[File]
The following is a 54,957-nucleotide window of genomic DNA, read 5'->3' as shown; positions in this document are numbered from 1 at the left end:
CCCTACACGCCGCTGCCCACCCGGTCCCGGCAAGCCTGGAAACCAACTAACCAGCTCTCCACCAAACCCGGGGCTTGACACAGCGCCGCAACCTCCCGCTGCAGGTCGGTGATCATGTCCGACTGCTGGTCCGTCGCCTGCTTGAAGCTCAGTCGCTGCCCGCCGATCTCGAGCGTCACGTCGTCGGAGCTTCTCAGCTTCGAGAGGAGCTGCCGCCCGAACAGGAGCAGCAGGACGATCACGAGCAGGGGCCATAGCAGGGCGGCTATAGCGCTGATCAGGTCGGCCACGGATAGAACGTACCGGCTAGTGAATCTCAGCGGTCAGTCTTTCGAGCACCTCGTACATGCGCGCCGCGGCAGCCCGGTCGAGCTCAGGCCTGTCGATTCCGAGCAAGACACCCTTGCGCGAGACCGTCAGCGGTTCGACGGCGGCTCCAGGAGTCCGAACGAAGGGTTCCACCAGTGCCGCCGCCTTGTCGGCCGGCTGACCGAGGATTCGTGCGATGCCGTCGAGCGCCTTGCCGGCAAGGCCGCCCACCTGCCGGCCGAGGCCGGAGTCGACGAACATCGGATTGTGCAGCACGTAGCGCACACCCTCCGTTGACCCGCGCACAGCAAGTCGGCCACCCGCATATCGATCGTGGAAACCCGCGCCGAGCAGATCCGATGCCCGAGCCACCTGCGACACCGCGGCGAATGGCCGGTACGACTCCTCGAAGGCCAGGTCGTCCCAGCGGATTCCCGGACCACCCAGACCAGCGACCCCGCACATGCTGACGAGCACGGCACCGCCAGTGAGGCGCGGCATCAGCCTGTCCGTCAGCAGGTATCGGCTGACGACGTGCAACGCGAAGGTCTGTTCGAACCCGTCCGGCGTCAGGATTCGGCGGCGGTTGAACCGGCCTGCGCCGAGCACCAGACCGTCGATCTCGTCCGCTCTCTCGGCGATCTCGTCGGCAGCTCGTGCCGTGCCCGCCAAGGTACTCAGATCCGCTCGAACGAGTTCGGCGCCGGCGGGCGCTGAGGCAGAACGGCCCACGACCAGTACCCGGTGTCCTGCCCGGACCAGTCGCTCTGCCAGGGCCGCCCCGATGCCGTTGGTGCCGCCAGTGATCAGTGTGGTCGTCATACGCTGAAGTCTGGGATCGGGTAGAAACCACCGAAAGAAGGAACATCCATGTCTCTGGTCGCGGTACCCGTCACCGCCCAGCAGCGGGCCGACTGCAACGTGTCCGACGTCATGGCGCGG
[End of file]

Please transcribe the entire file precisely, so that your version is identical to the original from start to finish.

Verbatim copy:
The following is a 54,957-nucleotide window of genomic DNA, read 5'->3' as shown; positions in this document are numbered from 1 at the left end:
CCCTACACGCCGCTGCCCACCCGGTCCCGGCAAGCCTGGAAACCAACTAACCAGCTCTCCACCAAACCCGGGGCTTGACACAGCGCCGCAACCTCCCGCTGCAGGTCGGTGATCATGTCCGACTGCTGGTCCGTCGCCTGCTTGAAGCTCAGTCGCTGCCCGCCGATCTCGAGCGTCACGTCGTCGGAGCTTCTCAGCTTCGAGAGGAGCTGCCGCCCGAACAGGAGCAGCAGGACGATCACGAGCAGGGGCCATAGCAGGGCGGCTATAGCGCTGATCAGGTCGGCCACGGATAGAACGTACCGGCTAGTGAATCTCAGCGGTCAGTCTTTCGAGCACCTCGTACATGCGCGCCGCGGCAGCCCGGTCGAGCTCAGGCCTGTCGATTCCGAGCAAGACACCCTTGCGCGAGACCGTCAGCGGTTCGACGGCGGCTCCAGGAGTCCGAACGAAGGGTTCCACCAGTGCCGCCGCCTTGTCGGCCGGCTGACCGAGGATTCGTGCGATGCCGTCGAGCGCCTTGCCGGCAAGGCCGCCCACCTGCCGGCCGAGGCCGGAGTCGACGAACATCGGATTGTGCAGCACGTAGCGCACACCCTCCGTTGACCCGCGCACAGCAAGTCGGCCACCCGCATATCGATCGTGGAAACCCGCGCCGAGCAGATCCGATGCCCGAGCCACCTGCGACACCGCGGCGAATGGCCGGTACGACTCCTCGAAGGCCAGGTCGTCCCAGCGGATTCCCGGACCACCCAGACCAGCGACCCCGCACATGCTGACGAGCACGGCACCGCCAGTGAGGCGCGGCATCAGCCTGTCCGTCAGCAGGTATCGGCTGACGACGTGCAACGCGAAGGTCTGTTCGAACCCGTCCGGCGTCAGGATTCGGCGGCGGTTGAACCGGCCTGCGCCGAGCACCAGACCGTCGATCTCGTCCGCTCTCTCGGCGATCTCGTCGGCAGCTCGTGCCGTGCCCGCCAAGGTACTCAGATCCGCTCGAACGAGTTCGGCGCCGGCGGGCGCTGAGGCAGAACGGCCCACGACCAGTACCCGGTGTCCTGCCCGGACCAGTCGCTCTGCCAGGGCCGCCCCGATGCCGTTGGTGCCGCCAGTGATCAGTGTGGTCGTCATACGCTGAAGTCTGGGATCGGGTAGAAACCACCGAAAGAAGGAACATCCATGTCTCTGGTCGCGGTACCCGTCACCGCCCAGCAGCGGGCCGACTGCAACGTGTCCGACGTCATGGCGCGG